What’s on the eReader.

The Wailoa Waltz (The Noelani Lee Mysteries Book 6)

Blurb: For Hawaiian PI Noelani Lee, a typical Wednesday morning begins like any other day. But a bizarre series of events propels her into a case rife with disjointed family dynamics, unsettled scores, and murder.

It all starts when an elderly survivor of the 1960 tsunami asks Noelani to find her lost maneki**neko, or Japanese lucky cat. One problem: the ceramic figurine has been missing for 30 years. But before she can say “no,” Noelani is caught in a grudge-fueled tug-of-war between the scions of two once-powerful organized crime families, who also want the cat, and a shadowy former underworld kingpin, whose motives are less than transparent.

In taking a case she doesn’t want and would be better off avoiding, Noelani finds a connection between the missing cat and a decades-old unsolved murder—and an unexpected, unwanted, and gut-wrenching family reunion.

Publisher & Date: Self Published via distributors November 5, 2019.

Book Link: https://www.amazon.com/Wailoa-Waltz-Noelani-Lee-Mysteries/dp/1709437774

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Review:

With the pandemic raging I decided to take the time and branch off into genres I don’t normally read, and I started with a crime mystery.

As the blurb states, this story centers around a small ceramic cat that has been lost for several decades. The request for its return is harmless enough, but Noelani soon learns that there’s more to this cat than anyone is willing to tell her. The cryptic explanations and vague memories from everyone she questions doesn’t add up, especially when some clues point to a seemingly unrelated and unsolved murder that occurred around the same time the keepsake went missing.

Set in Hawaii, the writing is strong with quirky, eccentric characters that are all connected one way or another to the cat. I love that the author peppered the story with references and detailed descriptions of Hilo, with a bit of history thrown in to add to the overall flavour of the plot.

The only drawback that I had is that the story is thirty-three chapters long. At first I was hesitant about starting it because of this fact. I’ve read other novels (and dropped them) that had over thirty chapters, and most of the story therein felt more like padding and didn’t really move the plot forward in any way, but not for this story. For this story to truly reveal its secrets, I don’t think the author could have edited anything out and still keep it interesting.

I greatly enjoyed this book, and as it’s the sixth book in the series, I’ll be back for more investigations by Noelani and crew.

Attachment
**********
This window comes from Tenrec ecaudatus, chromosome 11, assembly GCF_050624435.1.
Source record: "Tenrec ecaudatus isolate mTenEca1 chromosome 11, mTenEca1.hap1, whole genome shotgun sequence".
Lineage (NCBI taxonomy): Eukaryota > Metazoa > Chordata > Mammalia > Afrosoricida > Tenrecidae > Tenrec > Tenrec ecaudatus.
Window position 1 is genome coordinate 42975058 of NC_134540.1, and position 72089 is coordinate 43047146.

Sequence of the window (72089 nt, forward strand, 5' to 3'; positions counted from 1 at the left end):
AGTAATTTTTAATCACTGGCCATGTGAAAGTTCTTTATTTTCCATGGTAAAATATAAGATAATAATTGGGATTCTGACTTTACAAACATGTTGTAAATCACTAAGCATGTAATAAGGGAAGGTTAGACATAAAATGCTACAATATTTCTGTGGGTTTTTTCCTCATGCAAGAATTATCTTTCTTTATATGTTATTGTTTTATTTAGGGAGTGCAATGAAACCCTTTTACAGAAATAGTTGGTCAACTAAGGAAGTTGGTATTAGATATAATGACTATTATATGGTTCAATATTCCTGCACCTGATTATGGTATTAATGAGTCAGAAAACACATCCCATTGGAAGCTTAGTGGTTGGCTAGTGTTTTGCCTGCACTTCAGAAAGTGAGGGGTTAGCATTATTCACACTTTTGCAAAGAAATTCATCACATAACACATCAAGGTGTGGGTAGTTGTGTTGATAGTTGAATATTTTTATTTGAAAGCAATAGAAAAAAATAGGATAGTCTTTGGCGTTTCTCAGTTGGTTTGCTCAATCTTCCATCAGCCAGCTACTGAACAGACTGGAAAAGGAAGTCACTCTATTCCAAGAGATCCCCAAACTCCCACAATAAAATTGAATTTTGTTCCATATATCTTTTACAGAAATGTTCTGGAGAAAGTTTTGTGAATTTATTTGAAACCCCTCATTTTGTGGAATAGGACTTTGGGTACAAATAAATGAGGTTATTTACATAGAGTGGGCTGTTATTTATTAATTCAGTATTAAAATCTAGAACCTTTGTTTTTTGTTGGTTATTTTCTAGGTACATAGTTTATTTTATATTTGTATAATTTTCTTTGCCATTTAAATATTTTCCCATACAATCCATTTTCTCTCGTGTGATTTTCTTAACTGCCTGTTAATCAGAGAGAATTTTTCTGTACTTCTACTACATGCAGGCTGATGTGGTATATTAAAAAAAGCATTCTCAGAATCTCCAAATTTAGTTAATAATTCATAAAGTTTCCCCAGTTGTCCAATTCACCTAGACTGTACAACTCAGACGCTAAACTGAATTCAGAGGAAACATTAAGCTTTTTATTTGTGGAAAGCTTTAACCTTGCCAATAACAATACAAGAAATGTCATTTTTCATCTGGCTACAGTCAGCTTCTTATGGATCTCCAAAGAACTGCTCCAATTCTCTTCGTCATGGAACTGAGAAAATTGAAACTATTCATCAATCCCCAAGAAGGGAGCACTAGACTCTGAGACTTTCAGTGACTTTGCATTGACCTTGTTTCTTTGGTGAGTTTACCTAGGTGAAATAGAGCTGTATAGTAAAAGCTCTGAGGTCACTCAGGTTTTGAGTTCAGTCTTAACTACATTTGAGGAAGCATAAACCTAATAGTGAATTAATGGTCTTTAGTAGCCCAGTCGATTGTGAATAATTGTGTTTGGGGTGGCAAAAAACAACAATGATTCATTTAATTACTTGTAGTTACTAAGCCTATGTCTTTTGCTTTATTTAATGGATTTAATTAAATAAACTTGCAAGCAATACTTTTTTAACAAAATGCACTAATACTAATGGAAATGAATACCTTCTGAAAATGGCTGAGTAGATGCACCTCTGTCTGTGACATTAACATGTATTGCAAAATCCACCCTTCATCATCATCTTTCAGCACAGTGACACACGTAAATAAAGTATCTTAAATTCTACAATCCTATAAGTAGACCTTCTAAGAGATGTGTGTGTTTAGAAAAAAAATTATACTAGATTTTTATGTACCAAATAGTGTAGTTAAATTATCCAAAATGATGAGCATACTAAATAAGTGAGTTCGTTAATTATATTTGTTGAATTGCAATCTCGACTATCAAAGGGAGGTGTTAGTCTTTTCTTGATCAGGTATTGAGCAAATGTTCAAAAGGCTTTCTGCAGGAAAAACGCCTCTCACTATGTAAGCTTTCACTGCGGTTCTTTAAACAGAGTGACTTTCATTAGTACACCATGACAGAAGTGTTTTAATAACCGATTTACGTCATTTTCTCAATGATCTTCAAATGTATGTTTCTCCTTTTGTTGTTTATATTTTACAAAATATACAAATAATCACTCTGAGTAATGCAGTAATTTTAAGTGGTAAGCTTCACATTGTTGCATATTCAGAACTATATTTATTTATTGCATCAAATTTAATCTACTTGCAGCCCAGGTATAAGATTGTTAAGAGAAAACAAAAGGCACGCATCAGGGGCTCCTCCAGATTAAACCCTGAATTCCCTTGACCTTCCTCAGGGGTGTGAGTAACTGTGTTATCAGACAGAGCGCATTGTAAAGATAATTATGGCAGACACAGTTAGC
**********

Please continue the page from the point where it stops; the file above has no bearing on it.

4 out of 5 stars.

What’s on the eReader: Trail of Lightning, by Rebecca Roanhorse

TrailOfLightningBlurb: While most of the world has drowned beneath the sudden rising waters of a climate apocalypse, Dinétah (formerly the Navajo reservation) has been reborn. The gods and heroes of legend walk the land, but so do monsters.

Maggie Hoskie is a Dinétah monster hunter, a supernaturally gifted killer. When a small town needs help finding a missing girl, Maggie is their last best hope. But what Maggie uncovers about the monster is much more terrifying than anything she could imagine.

Maggie reluctantly enlists the aid of Kai Arviso, an unconventional medicine man, and together they travel the rez, unraveling clues from ancient legends, trading favors with tricksters, and battling dark witchcraft in a patchwork world of deteriorating technology.

As Maggie discovers the truth behind the killings, she will have to confront her past if she wants to survive.

Welcome to the Sixth World.

Publisher & Date: Saga Press, June 2018

Book Link: Trail Of Lightning; Rebecca Roanhorse

*****

Review:

This book was recommended to me by a friend in my writing group. At first I wasn’t sure if I wanted to read it; my taste in novels is very different from others in the group, but the Native American storyline really interested me.

I was grabbed by the first line of the novel, and by the end of the first chapter, I KNEW this story was not going to let me down. I was right. Just the viewpoint alone kept me reading; a story with so many Native references, by only disappointment was that I couldn’t pronounce the Native words. I’d love to hear what they sound like so I’ll be ready when I purchase the second book of the series (I so am).

I’m not going to go into detail about this story, that’s not my thing and the book blurb I put at the top pretty much sums it up. If you’re looking for something in UF that is definitely different, then I suggest you give this a try.

5 out of 5 stars.

What’s on the eReader: Z Risen: Outbreak

Z-Risen-+OutbreakSince I’m writing a plague novel, I’m reading more zombie novels to get a better understanding of the genre.